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September 2, 2014

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Nevada’s worst fires seasons this millennium

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Tim Dunn / AP

Emergency personnel respond to a wildfire in Reno on Friday, Nov. 18, 2011. Nevada firefighters are battling a wind-whipped wildfire that has already burned several homes and caused several injuries. Reno Fire Chief Michael Hernandez said fire crews are having a tough time “getting ahead of” the 400-acre blaze. He also says flames broke off into two areas in Caughlin Ranch. Hernandez says about a dozen homes have burned.

Nevada experienced its worst fire season on record in 1999 when more than 2 million acres burned across the state. In 2000, the National Fire Plan dispersed $1.5 million to create 3,500 firefighter positions nationwide, including 200 positions in Nevada to enhance the state’s firefighting capabilities after the record devastation. According to the Western Great Basin Coordination Center, more than 600,000 acres of the state’s terrain is predicted to burn this fire season. Here’s a look at Nevada’s worst fires and scorched terrain during this millennium:

Nevada wildfires

  • 2012 prediction: More than 600,000 acres will burn
  • 2011: 424,168 acres
  • 2010: 23,867 acres
  • 2009: 33,365 acres
  • 2008: 71,900 acres
  • 2007: 890,171 acres
  • 2006: 1.3 million acres
  • 2005: 1.7 million acres
  • 2004: 43,000 acres
  • 2003: 17,546 acres
  • 2002: 77,551 acres
  • 2001: 654,253 acres
  • 2000: 699,200 acres
  • Source: Western Great Basin Coordination Center
    • 2011 – 424,168 acres

      Winds in excess of 70 mph and dry conditions sparked a perfect storm in Reno that led to the worst wildfire in the city’s history in the early morning hours of Nov. 18. Nearly 10,000 people were evacuated from their homes and one man died from a heart attack while evacuating. Former state archivist Guy Rocha said the fire would likely go down as the largest “urban” wild land fire in Reno’s history, burning 1,953 acres and destroying 30 homes. Another half-dozen homes were seriously damaged.

    • 2007 - 890,171 acres

      Northern Nevadans in the Lake Tahoe region witnessed the devastation caused by a wildfire blamed on arson in the summer of 2007. California officials declared a state of emergency and the National Weather Service issued a dense smoke advisory warning people from South Lake Tahoe to Carson City, that heavy ash was making it difficult to see and breathe.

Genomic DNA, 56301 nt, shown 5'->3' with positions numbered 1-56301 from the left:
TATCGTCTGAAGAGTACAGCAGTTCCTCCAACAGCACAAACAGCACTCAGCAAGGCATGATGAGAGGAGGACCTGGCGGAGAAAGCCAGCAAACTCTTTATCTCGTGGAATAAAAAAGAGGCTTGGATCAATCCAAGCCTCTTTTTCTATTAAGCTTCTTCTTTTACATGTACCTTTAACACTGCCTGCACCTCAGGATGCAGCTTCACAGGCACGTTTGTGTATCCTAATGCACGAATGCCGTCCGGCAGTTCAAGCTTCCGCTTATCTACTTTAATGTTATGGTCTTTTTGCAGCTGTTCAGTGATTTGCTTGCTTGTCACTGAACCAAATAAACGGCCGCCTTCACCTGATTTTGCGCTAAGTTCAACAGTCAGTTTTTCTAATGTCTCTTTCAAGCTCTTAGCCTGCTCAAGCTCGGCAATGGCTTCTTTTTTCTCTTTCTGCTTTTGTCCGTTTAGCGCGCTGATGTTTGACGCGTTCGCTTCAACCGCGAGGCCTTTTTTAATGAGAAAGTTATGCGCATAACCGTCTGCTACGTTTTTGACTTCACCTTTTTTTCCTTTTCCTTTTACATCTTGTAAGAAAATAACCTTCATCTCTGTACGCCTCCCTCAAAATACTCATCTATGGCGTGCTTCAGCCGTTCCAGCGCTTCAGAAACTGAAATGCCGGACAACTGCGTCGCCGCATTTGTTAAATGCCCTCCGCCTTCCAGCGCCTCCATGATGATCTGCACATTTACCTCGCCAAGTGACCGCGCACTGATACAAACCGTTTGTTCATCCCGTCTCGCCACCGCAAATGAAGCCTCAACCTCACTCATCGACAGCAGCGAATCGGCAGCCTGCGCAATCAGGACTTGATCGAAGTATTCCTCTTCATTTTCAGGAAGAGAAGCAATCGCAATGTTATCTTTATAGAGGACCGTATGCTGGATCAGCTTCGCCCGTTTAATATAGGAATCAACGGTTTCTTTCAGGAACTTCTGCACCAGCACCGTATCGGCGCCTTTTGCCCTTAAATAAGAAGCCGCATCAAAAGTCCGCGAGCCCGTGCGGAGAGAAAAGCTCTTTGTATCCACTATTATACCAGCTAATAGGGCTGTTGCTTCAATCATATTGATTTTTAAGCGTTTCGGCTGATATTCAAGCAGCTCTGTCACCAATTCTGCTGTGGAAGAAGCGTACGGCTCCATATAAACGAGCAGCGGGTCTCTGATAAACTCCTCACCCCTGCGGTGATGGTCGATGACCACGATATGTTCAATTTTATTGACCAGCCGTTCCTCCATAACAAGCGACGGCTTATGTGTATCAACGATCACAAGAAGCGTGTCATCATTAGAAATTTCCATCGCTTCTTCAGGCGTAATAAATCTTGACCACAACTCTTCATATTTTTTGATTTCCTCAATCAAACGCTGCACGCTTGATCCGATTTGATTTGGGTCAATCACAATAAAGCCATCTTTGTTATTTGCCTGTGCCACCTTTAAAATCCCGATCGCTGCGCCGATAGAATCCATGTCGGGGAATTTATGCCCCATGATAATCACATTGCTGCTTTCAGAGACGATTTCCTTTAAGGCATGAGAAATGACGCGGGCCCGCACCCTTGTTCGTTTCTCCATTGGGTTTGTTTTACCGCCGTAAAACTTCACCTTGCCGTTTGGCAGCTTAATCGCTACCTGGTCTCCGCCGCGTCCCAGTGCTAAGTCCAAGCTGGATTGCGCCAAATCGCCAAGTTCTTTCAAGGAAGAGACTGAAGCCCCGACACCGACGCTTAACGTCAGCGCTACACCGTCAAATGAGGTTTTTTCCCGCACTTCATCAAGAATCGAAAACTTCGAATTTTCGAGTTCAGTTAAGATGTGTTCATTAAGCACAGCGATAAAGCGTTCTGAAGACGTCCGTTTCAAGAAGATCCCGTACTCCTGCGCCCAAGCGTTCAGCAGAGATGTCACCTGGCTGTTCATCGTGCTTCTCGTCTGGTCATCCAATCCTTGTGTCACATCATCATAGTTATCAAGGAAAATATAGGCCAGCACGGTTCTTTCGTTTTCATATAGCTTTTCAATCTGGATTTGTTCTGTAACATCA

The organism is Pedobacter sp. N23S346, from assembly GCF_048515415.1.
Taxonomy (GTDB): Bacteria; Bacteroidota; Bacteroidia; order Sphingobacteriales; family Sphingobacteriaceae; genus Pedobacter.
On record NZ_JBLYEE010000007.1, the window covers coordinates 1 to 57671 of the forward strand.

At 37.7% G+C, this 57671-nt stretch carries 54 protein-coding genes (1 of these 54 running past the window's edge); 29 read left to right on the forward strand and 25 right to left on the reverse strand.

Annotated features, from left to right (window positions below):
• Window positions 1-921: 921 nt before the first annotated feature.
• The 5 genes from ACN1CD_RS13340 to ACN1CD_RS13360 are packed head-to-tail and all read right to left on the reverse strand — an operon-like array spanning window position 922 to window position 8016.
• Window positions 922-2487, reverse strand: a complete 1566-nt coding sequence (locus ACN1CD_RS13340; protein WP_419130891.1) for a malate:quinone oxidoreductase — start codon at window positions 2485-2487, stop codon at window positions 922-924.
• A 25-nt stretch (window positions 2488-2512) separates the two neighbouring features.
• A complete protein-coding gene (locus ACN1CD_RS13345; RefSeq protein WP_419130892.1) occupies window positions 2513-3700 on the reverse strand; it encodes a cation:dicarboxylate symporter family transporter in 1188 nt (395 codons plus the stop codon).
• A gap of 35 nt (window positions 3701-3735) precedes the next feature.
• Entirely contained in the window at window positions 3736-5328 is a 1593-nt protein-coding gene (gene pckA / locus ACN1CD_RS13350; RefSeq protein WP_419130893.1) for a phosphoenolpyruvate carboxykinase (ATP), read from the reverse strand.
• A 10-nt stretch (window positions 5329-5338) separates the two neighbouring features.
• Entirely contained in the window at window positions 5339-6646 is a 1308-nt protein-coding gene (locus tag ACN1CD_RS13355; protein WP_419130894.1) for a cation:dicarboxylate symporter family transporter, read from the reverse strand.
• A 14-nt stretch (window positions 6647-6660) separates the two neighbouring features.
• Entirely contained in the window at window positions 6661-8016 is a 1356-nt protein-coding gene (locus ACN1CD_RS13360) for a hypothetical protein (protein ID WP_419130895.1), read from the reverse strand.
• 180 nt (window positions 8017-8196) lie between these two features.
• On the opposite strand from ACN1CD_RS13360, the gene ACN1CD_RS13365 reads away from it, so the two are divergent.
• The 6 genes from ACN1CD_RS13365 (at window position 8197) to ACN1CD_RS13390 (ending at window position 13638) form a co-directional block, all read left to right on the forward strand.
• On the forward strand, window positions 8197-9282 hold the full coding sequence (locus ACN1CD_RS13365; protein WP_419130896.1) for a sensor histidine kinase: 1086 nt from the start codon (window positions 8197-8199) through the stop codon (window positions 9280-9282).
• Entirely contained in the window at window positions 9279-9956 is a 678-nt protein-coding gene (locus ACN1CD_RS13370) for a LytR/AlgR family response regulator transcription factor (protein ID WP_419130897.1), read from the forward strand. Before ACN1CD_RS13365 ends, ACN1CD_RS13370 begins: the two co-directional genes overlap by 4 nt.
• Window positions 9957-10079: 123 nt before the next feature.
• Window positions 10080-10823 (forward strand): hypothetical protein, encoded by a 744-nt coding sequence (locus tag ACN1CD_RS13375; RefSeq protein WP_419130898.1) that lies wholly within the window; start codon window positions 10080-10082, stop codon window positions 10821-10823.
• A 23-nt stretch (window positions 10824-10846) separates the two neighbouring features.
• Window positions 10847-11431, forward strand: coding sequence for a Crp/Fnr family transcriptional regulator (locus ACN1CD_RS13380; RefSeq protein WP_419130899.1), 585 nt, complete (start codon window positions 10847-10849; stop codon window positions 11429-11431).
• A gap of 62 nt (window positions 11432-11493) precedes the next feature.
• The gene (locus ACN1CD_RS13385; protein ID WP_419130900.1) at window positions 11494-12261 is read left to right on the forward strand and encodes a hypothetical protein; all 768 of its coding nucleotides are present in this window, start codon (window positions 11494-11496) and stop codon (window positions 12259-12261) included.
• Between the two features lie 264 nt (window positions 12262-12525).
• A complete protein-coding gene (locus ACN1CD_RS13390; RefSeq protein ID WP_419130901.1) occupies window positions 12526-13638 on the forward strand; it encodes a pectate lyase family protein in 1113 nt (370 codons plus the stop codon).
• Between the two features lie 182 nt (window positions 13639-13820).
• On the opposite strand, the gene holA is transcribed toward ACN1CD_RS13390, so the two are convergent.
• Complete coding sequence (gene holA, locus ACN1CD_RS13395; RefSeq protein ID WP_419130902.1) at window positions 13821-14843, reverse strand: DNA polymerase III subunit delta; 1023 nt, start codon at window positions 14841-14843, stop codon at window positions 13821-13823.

• 2006 - 1.3 million acres

      Elko County sustained the worst fire season in history when nearly 1 million acres burned, accounting for two-thirds of acreage scorched in the state. Fires burned into the yards of some Elko homes, forcing residents to evacuate. The Linehan Fire outside Carson City burned more than 11,500 acres, forcing the temporary evacuation of the Mound House area.

    • 2005 - 1.7 million acres

      Southern Nevada wilderness was included in the massive Duzak fire and adjacent Meadow Valley fire near the Mormon Mountains northwest of Mesquite that resulted in more than 350,000 acres burned. Firefighters battled the largest of the blazes in secluded parts of Lincoln and Clark counties. The state spent more that $5 million in firefighting costs during the year’s wildfire season.

    • 2001 - 654,253 acres

      The Interstate 80 corridor in the Winnemucca area suffered the most wildfire damage in 2001, with 74,000 acres burned in southwest Winnemucca, 80,000 acres near Midas and 41,000 acres in the Upper Willow area of the Santa Rosa Mountains.

    • 2000 - 699,200 acres

      Central and Southern Nevada saw several wildfires spark during the 2000 fire season. Nevada pilot Lester Shadrick was killed when his helicopter crashed east of Fallon while working on the Twin Peaks blaze that consumed 37,770 acres of land. Coyote fire in east-central Nevada burned more than 15,000 acres while more than 600 firefighters fought to contain a 3,500-acre fire over Buck Springs near Pahrump. Trout Canyon, just 30 miles west of Las Vegas, caught fire and scorched 675 acres in early August.

    The Associated Press and Reno Gazette-Journal contributed to this report.

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